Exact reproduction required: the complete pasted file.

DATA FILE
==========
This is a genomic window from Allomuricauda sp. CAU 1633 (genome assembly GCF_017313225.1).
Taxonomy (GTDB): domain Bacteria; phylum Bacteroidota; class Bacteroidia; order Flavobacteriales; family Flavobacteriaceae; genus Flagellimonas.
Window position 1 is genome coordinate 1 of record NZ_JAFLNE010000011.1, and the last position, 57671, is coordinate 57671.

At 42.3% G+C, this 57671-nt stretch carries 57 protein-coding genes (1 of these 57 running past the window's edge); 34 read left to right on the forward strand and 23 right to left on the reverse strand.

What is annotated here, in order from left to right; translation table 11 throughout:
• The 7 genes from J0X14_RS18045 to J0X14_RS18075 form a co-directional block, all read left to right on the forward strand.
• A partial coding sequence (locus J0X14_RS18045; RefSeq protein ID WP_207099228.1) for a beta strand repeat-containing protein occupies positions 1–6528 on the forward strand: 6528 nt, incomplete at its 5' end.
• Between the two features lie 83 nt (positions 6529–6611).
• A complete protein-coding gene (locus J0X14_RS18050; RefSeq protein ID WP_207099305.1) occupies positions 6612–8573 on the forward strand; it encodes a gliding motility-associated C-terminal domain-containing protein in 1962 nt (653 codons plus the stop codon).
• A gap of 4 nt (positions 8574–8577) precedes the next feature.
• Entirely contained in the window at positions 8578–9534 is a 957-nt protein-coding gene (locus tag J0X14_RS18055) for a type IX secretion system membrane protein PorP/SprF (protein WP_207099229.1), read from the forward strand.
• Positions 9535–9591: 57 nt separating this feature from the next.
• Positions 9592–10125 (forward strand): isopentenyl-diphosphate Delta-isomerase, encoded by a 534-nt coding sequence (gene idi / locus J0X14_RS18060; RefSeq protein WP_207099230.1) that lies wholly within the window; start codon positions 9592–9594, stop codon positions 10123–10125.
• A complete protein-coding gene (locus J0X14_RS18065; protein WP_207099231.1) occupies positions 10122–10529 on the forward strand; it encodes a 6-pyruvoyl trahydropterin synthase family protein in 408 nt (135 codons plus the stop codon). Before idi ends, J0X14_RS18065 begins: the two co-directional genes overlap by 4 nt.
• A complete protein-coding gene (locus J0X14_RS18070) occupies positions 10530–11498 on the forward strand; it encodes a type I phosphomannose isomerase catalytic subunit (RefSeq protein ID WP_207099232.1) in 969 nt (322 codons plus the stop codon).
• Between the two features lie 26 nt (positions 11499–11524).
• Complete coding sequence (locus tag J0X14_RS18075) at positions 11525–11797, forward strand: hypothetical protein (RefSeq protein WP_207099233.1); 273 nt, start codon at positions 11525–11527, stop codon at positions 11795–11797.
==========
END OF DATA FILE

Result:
This is a genomic window from Allomuricauda sp. CAU 1633 (genome assembly GCF_017313225.1).
Taxonomy (GTDB): domain Bacteria; phylum Bacteroidota; class Bacteroidia; order Flavobacteriales; family Flavobacteriaceae; genus Flagellimonas.
Window position 1 is genome coordinate 1 of record NZ_JAFLNE010000011.1, and the last position, 57671, is coordinate 57671.

At 42.3% G+C, this 57671-nt stretch carries 57 protein-coding genes (1 of these 57 running past the window's edge); 34 read left to right on the forward strand and 23 right to left on the reverse strand.

What is annotated here, in order from left to right; translation table 11 throughout:
• The 7 genes from J0X14_RS18045 to J0X14_RS18075 form a co-directional block, all read left to right on the forward strand.
• A partial coding sequence (locus J0X14_RS18045; RefSeq protein ID WP_207099228.1) for a beta strand repeat-containing protein occupies positions 1–6528 on the forward strand: 6528 nt, incomplete at its 5' end.
• Between the two features lie 83 nt (positions 6529–6611).
• A complete protein-coding gene (locus J0X14_RS18050; RefSeq protein ID WP_207099305.1) occupies positions 6612–8573 on the forward strand; it encodes a gliding motility-associated C-terminal domain-containing protein in 1962 nt (653 codons plus the stop codon).
• A gap of 4 nt (positions 8574–8577) precedes the next feature.
• Entirely contained in the window at positions 8578–9534 is a 957-nt protein-coding gene (locus tag J0X14_RS18055) for a type IX secretion system membrane protein PorP/SprF (protein WP_207099229.1), read from the forward strand.
• Positions 9535–9591: 57 nt separating this feature from the next.
• Positions 9592–10125 (forward strand): isopentenyl-diphosphate Delta-isomerase, encoded by a 534-nt coding sequence (gene idi / locus J0X14_RS18060; RefSeq protein WP_207099230.1) that lies wholly within the window; start codon positions 9592–9594, stop codon positions 10123–10125.
• A complete protein-coding gene (locus J0X14_RS18065; protein WP_207099231.1) occupies positions 10122–10529 on the forward strand; it encodes a 6-pyruvoyl trahydropterin synthase family protein in 408 nt (135 codons plus the stop codon). Before idi ends, J0X14_RS18065 begins: the two co-directional genes overlap by 4 nt.
• A complete protein-coding gene (locus J0X14_RS18070) occupies positions 10530–11498 on the forward strand; it encodes a type I phosphomannose isomerase catalytic subunit (RefSeq protein ID WP_207099232.1) in 969 nt (322 codons plus the stop codon).
• Between the two features lie 26 nt (positions 11499–11524).
• Complete coding sequence (locus tag J0X14_RS18075) at positions 11525–11797, forward strand: hypothetical protein (RefSeq protein WP_207099233.1); 273 nt, start codon at positions 11525–11527, stop codon at positions 11795–11797.